Overhead fly casting - learn to cast a fly
- casting in a wind

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Overhead casting (single handed)

Overhead casting is usually the basic method of fly casting. This is the fly fishing cast for most anglers, it is versatile, it can be made overhead as per its name but the same technique can be adapted to work in any plane from the horizontal side cast to the overhead cast proper and right across the body to the horizontal backhanded side cast. Furthermore it can be tilted to cope with wind from the front and from the rear and false cast in the air to gauge distance, extend line or dry flies. Perhaps it should have been called the straight line cast rather than the overhead cast, because given the variations, that name makes more sense. This whole family of casts is actually based upon two casts, not one. Every casting sequence requires a back cast, followed by a forward cast, therefore two casts. Straight line casts can be very efficient and are capable of the longest distances. They can easily benefit from single hauls and double hauls. Single hauling is when the line is accelerated by pulling it through the rod coincident with the peak of the casting stroke and so greatly increasing the rod bend and therefore the line speed. Double hauling is a combination of hauls. The line is hauled for a back haul, the line is then fed into the back cast and hauled again on the forward cast. There are two common descriptions for the work of the non rod hand during this process. Together - apart, together - apart (common in UK) and down - up, down - shoot (American). Both are helpful reminders when learning the rhythm.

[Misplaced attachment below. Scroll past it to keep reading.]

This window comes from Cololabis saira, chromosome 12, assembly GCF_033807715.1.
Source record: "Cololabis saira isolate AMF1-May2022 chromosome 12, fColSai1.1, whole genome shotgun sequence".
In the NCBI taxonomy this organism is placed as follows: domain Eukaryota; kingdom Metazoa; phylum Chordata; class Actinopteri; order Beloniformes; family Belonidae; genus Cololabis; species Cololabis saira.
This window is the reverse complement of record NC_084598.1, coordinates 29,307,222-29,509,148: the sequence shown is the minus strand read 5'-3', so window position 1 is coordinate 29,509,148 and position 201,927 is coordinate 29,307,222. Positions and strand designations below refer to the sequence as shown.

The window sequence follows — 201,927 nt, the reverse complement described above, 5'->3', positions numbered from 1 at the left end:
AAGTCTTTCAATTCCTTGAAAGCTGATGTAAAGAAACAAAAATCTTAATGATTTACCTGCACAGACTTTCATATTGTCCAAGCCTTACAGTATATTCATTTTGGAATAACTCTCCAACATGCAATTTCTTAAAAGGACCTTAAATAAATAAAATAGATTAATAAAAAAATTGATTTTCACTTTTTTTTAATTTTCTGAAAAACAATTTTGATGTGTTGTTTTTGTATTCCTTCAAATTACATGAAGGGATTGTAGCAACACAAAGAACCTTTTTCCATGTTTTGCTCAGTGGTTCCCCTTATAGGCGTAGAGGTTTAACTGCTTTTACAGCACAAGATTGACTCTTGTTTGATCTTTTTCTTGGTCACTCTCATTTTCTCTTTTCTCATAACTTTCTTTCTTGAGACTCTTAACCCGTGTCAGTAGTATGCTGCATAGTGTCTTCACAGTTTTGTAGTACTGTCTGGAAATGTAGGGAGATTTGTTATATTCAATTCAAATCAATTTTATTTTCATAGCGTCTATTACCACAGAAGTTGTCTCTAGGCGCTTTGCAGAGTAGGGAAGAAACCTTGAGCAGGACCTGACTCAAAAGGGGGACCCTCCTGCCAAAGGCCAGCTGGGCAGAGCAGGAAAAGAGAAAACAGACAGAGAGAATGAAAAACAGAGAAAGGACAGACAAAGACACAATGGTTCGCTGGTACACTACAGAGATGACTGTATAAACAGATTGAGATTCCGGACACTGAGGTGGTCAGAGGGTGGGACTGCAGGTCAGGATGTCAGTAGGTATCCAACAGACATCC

The diagram below shows how to modify the overhead cast for casting into a wind and with a wind behind. Note how the casting arc is always tilted into the wind, "tilt into the wind" is an easy way to remember how to cope with headwinds or following winds. If you would like to know the secrets of overhead casting and the whole family of similar casts, contact me to arrange fly fishing instruction or attend one of my fly fishing courses.

Casting arc used (red into the wind, green with the wind) tilts according to the wind direction, and that the casting arc is always tilted into the wind.
Rod stopping positions are green. Drift after the back cast. The back cast is made low with a tight loop to penetrate the the wind and straighten. Forward cast is directed high with a fairly open loop to take advantage of the following wind.
Rod stopping positions are red. Stop at 12 o'clock to ensure a high back cast, drift the rod back before making the forward cast. Deliver lower than usual with a tight forward loop to cut into the wind.
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Copyright 2007 Alastair Gowans AAPGAI and FFF Master and THCI, APGAI. All rights reserved.